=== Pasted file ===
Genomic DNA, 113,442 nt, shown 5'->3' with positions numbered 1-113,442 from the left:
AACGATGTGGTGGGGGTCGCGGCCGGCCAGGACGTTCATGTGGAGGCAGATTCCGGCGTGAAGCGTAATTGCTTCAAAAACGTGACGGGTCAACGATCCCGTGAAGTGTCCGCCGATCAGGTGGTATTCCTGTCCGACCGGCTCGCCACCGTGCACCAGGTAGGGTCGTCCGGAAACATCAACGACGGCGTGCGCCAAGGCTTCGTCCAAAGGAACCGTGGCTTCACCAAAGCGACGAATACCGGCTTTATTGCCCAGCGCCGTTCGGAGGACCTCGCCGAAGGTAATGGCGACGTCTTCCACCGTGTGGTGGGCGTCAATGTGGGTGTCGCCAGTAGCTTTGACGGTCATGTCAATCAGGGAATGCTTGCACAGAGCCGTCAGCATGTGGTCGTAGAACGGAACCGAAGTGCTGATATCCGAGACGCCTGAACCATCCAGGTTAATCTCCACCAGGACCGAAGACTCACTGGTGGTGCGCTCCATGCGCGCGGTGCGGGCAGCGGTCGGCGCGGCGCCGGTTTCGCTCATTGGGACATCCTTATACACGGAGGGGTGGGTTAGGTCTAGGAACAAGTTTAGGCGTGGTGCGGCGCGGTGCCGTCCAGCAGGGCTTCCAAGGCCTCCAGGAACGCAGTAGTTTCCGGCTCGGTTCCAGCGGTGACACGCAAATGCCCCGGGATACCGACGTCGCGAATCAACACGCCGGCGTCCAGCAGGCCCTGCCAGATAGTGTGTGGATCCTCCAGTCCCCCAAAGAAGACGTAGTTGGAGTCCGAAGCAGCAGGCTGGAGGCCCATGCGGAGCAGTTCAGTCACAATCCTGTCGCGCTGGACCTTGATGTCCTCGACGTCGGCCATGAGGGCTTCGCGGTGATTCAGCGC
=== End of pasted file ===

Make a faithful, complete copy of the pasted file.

Genomic DNA, 113,442 nt, shown 5'->3' with positions numbered 1-113,442 from the left:
AACGATGTGGTGGGGGTCGCGGCCGGCCAGGACGTTCATGTGGAGGCAGATTCCGGCGTGAAGCGTAATTGCTTCAAAAACGTGACGGGTCAACGATCCCGTGAAGTGTCCGCCGATCAGGTGGTATTCCTGTCCGACCGGCTCGCCACCGTGCACCAGGTAGGGTCGTCCGGAAACATCAACGACGGCGTGCGCCAAGGCTTCGTCCAAAGGAACCGTGGCTTCACCAAAGCGACGAATACCGGCTTTATTGCCCAGCGCCGTTCGGAGGACCTCGCCGAAGGTAATGGCGACGTCTTCCACCGTGTGGTGGGCGTCAATGTGGGTGTCGCCAGTAGCTTTGACGGTCATGTCAATCAGGGAATGCTTGCACAGAGCCGTCAGCATGTGGTCGTAGAACGGAACCGAAGTGCTGATATCCGAGACGCCTGAACCATCCAGGTTAATCTCCACCAGGACCGAAGACTCACTGGTGGTGCGCTCCATGCGCGCGGTGCGGGCAGCGGTCGGCGCGGCGCCGGTTTCGCTCATTGGGACATCCTTATACACGGAGGGGTGGGTTAGGTCTAGGAACAAGTTTAGGCGTGGTGCGGCGCGGTGCCGTCCAGCAGGGCTTCCAAGGCCTCCAGGAACGCAGTAGTTTCCGGCTCGGTTCCAGCGGTGACACGCAAATGCCCCGGGATACCGACGTCGCGAATCAACACGCCGGCGTCCAGCAGGCCCTGCCAGATAGTGTGTGGATCCTCCAGTCCCCCAAAGAAGACGTAGTTGGAGTCCGAAGCAGCAGGCTGGAGGCCCATGCGGAGCAGTTCAGTCACAATCCTGTCGCGCTGGACCTTGATGTCCTCGACGTCGGCCATGAGGGCTTCGCGGTGATTCAGCGC